Brutalist Concrete Sculptures, by William Braithwaite.
My practice is a constant exploration of repetition, process and formation. Often these works explore the boundary between sculpture and architecture. Making a dialogue between the two practices.
William Braithaite 2017
Influence has come from the architectural styles of Modernism and Brutalism. These buildings produce powerful, dominant, minimalist forms that can be visually interesting, especially from an artist point of view, with there repetitive mundane shapes becoming complex through repetition.
Using repetitive shapes and forms I build up a large form that has geometry and linear values. Often these works are made from concrete. This means that the works look as if they could have existed for a long time and could exist for a long time. Using concrete asks questions about the relationship of architecture and sculpture. The mundane colour of the material allows the viewer can pay more attention to the form and structure of the work.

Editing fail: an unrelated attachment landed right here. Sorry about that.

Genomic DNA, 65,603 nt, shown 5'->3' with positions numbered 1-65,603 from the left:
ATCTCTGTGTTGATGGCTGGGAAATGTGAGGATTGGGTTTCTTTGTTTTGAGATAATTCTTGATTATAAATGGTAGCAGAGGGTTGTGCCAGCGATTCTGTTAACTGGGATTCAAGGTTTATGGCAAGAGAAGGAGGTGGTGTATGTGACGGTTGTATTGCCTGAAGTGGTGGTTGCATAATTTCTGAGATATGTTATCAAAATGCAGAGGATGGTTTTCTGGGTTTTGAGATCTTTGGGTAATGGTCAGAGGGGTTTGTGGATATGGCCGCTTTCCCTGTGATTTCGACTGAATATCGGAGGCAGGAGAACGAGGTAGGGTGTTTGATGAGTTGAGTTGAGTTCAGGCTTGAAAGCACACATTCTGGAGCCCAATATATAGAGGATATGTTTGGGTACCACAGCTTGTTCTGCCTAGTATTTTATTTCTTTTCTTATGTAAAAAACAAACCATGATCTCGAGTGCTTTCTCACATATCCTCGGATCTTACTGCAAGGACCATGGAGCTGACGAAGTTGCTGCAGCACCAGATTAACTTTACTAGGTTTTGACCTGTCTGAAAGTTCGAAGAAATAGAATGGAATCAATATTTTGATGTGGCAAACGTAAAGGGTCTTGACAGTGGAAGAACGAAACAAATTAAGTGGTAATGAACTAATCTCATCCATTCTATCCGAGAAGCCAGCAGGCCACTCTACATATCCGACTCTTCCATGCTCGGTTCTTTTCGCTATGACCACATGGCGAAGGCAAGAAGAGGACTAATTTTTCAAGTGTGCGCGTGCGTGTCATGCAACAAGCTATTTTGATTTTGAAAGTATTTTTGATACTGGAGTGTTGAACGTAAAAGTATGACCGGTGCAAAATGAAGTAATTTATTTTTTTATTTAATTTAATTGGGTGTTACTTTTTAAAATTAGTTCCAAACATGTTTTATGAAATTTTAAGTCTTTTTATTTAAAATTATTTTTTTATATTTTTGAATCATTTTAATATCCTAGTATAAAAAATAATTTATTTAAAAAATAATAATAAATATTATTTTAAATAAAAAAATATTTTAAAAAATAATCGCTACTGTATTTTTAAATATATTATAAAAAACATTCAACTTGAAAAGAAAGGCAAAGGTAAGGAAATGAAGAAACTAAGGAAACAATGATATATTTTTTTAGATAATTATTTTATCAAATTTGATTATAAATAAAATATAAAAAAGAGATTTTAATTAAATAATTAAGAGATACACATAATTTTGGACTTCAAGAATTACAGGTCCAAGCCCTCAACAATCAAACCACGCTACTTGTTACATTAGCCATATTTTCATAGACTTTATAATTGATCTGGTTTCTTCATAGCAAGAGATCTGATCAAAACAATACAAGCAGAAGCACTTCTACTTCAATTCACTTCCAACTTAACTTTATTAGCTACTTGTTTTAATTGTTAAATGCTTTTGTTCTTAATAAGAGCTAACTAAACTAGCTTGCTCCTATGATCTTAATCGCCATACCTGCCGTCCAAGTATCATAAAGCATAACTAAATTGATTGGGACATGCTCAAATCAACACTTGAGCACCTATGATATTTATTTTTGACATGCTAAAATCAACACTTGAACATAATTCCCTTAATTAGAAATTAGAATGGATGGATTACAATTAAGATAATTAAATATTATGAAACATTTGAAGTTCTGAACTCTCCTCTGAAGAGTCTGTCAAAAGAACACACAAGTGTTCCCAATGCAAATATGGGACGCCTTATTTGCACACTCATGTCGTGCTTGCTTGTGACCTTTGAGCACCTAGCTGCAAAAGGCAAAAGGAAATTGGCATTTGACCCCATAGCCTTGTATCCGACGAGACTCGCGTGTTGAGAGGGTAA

While my work may look similar to some architectural forms, I am making something purely visual with no function, and with a conceptual framework that only art can have. The material, scale, form and location give my work its context and narrative, separating it from pure architecture. I believe my own artwork describes visual relationships; it is a way for me to make sense of architecture and its aesthetic values. It is a way of trying to understand abstract relationships. The difference between sculpture and architecture in my work is that architecture is the influence of my sculptural forms. The work is purely visual, with no function, but with a narrative and concept a building cannot have.
William Braithwaite, 2018